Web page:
Book Club Pick: May 2018
Title: Ask the Passengers
Author: A.S. King
Series: Stand alone novel
Country: United States of America
Publisher: Little, Brown and Company
First Published: 2012
Astrid Jones desperately wants to confide in someone, but her mother’s pushiness and her father’s lack of interest tell her that they’re the last people she can trust. Instead, Astrid spends hours lying on the backyard picnic table watching the airplanes fly overhead. She doesn’t know the passengers inside, but they’re the only people who won’t judge her when she asks them her most personal questions…like what it means that she’s falling in love with a girl.
As her secret relationship becomes more intense and her friends demand answers, Astrid has nowhere left to turn. She can’t share the truth with anyone except the people at thirty thousand feet, and they don’t even realize she’s there. But little does Astrid know just how much even the tiniest connection will affect these strangers’ lives – and her own – for the better.
In this truly original portrayal of a girl struggling to break free of society’s definitions, Printz Honor author A.S. King asks readers to question everything – and offers hope to those who will never stop seeking real love.
After Astrid Jones’s grandmother passes away she is buried in the small Pennsylvania town of Unity Valley, where she grew up. Following her grandmother’s funeral Astrid’s parents purchase her grandmother’s family home.
So at 10-years-old Astrid and her nine year-old sister Ellis and their parents pack up and leave New York City for Unity Valley.
When the novel opens Astrid is a seventeen-year-old high school senior. She does not have the best relationship with her parents. Her family is rather dysfunctional. Her father is getting stoned in the garage and her mother is taking her underage sister out for mother-daughter nights that involve drinking. Astrid’s mother is also very critical and judgemental when it comes to Astrid.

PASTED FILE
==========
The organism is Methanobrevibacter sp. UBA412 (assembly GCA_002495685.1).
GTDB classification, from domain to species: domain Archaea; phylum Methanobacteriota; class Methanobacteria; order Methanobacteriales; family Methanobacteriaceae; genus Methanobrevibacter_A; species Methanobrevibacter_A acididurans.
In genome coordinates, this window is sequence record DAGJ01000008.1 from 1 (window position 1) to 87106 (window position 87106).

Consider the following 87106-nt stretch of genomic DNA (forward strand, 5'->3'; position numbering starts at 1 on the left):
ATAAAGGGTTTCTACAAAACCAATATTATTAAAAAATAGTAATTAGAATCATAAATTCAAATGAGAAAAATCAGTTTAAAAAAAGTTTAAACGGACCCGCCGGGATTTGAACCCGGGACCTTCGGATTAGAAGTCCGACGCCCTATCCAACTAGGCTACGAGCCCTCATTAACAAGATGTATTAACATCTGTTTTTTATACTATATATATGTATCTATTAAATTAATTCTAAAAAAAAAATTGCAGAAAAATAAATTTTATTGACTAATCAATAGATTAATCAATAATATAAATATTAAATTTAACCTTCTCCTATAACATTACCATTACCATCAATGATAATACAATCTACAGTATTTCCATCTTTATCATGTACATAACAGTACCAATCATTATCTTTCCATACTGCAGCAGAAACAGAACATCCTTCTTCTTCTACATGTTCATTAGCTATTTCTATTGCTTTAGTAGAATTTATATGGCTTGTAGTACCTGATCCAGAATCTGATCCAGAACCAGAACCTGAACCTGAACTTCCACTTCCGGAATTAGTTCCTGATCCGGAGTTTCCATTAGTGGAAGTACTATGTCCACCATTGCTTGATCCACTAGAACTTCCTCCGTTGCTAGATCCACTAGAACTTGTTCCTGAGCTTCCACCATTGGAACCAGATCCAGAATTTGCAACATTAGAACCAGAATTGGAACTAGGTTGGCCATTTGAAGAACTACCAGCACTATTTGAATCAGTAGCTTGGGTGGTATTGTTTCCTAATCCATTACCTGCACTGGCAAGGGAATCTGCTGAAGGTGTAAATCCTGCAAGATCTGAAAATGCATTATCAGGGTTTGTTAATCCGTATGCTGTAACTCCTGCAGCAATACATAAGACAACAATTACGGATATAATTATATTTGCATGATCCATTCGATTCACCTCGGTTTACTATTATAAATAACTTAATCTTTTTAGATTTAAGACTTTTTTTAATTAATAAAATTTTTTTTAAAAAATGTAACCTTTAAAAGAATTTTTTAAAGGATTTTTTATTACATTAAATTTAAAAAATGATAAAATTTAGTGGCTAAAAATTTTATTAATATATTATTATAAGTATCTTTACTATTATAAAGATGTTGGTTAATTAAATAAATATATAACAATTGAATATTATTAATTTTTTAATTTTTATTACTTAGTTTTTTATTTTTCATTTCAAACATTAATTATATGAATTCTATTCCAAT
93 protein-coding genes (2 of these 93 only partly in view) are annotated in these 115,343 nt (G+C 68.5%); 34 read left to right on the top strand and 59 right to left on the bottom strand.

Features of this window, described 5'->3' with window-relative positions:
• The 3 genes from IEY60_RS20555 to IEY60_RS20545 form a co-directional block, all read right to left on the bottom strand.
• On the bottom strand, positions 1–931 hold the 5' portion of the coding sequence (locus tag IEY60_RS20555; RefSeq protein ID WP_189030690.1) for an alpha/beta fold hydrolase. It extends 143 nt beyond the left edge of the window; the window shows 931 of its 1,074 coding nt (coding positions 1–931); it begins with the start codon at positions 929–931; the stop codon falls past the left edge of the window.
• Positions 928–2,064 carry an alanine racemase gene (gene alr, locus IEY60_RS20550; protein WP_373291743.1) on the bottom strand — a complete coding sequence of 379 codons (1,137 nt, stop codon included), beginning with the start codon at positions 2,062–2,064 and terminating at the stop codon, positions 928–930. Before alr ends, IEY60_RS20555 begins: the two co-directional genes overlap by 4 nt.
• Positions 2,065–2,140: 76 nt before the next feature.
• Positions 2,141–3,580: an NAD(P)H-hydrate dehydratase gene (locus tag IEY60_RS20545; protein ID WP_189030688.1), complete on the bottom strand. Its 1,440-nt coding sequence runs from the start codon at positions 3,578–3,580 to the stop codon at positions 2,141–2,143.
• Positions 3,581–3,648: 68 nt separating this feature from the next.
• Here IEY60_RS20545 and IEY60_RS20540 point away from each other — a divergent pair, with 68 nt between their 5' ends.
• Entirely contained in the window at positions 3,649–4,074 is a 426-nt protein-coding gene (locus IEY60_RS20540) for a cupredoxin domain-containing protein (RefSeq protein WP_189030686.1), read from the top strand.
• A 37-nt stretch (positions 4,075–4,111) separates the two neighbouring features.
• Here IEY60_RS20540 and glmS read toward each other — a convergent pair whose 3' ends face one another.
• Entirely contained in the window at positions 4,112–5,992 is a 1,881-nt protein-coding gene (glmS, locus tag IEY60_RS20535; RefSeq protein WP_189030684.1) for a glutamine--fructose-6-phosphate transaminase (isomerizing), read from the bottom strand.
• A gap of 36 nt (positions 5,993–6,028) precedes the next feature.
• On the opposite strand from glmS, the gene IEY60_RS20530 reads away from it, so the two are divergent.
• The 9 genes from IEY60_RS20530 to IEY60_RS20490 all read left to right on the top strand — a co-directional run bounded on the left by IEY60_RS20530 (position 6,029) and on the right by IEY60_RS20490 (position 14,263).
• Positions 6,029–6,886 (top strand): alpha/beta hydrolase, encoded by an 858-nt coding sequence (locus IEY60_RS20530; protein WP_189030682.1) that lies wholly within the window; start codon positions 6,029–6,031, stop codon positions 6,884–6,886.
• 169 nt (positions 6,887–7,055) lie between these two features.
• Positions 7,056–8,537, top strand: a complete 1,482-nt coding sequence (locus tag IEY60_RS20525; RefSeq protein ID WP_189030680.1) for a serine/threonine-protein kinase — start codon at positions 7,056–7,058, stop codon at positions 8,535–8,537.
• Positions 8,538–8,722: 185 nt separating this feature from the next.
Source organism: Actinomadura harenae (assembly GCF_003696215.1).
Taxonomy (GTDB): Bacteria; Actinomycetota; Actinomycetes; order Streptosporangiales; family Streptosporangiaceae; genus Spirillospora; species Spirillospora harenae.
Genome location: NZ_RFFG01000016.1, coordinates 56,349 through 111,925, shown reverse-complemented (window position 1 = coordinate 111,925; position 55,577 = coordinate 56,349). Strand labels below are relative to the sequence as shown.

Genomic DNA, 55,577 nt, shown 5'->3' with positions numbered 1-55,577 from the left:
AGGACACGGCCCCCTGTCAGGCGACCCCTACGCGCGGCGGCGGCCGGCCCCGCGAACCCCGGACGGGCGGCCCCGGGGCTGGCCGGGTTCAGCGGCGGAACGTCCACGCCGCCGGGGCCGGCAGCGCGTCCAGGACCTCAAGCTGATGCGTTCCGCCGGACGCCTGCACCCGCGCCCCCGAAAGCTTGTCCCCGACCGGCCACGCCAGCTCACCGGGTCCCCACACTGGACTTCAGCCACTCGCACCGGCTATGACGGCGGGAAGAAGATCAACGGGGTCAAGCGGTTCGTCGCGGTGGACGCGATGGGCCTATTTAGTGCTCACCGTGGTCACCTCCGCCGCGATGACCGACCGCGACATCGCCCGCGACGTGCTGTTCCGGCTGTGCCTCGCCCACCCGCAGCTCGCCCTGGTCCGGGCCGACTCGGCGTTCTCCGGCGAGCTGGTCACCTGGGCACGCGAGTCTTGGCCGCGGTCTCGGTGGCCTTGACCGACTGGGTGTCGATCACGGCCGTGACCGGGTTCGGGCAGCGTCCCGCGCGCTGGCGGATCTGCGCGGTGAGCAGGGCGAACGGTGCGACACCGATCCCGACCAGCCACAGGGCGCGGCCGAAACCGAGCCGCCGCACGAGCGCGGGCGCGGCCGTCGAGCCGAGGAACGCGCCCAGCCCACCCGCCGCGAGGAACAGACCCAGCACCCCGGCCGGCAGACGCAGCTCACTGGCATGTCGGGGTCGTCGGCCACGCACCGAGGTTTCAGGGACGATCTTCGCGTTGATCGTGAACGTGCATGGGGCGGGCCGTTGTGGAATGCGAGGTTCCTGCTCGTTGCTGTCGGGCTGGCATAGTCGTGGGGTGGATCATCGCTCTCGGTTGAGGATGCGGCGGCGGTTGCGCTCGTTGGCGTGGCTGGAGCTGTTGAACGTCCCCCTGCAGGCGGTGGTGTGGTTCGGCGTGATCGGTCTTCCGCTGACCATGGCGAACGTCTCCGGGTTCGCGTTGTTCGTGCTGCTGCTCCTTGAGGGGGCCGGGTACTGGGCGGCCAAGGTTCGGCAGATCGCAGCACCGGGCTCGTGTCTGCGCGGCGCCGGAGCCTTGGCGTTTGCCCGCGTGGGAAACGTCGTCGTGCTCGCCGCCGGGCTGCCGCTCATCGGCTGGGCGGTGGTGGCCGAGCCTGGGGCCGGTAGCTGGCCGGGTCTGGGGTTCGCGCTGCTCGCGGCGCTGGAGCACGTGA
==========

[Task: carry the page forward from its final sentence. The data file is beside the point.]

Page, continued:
The town of Unity Valley is presented as being a small-minded and conservative town that is fueled by rumour and gossip.
Astrid’s best friends are Kristina and Justin, who are the high school’s power couple; most likely to be crowned Homecoming King and Queen. Except their relationship is a cover. Kristina is secretly dating Donna and Justin is dating Chad.
Astrid is also in a secret relationship. She is dating Dee, a co-worker at her part-time catering job. Despite knowing that her two friends are gay she is not ready to share her secret. She is also not comfortable with the label of gay. Astrid likes Dee but is reluctant to define herself as gay – yes she likes a girl but she cannot rule out dating a guy.
As Astrid feels she does not have the support of her family and friends she spends much of her spare time lying on the picnic table in her backyard. She looks up into the sky sending her love and thoughts to passengers flying aboard airplanes above.
The novel cleverly juxtaposes Astrid’s first-person narrative with short scenes about love and relationships from a passenger aboard the plane. These short scenes are stand-alone and in each scene we are introduced to a new character.
King also weaves philosophy throughout the narrative, such as the teachings of Plato, Socrates, and Zeno. Astrid even renames Socrates Frank and communicates with him (sort of an imaginary philosophical friend).
Ask the Passengers is a coming-of-age, coming-out story about love and discovering one’s self.
Source: I borrowed this book from my public library.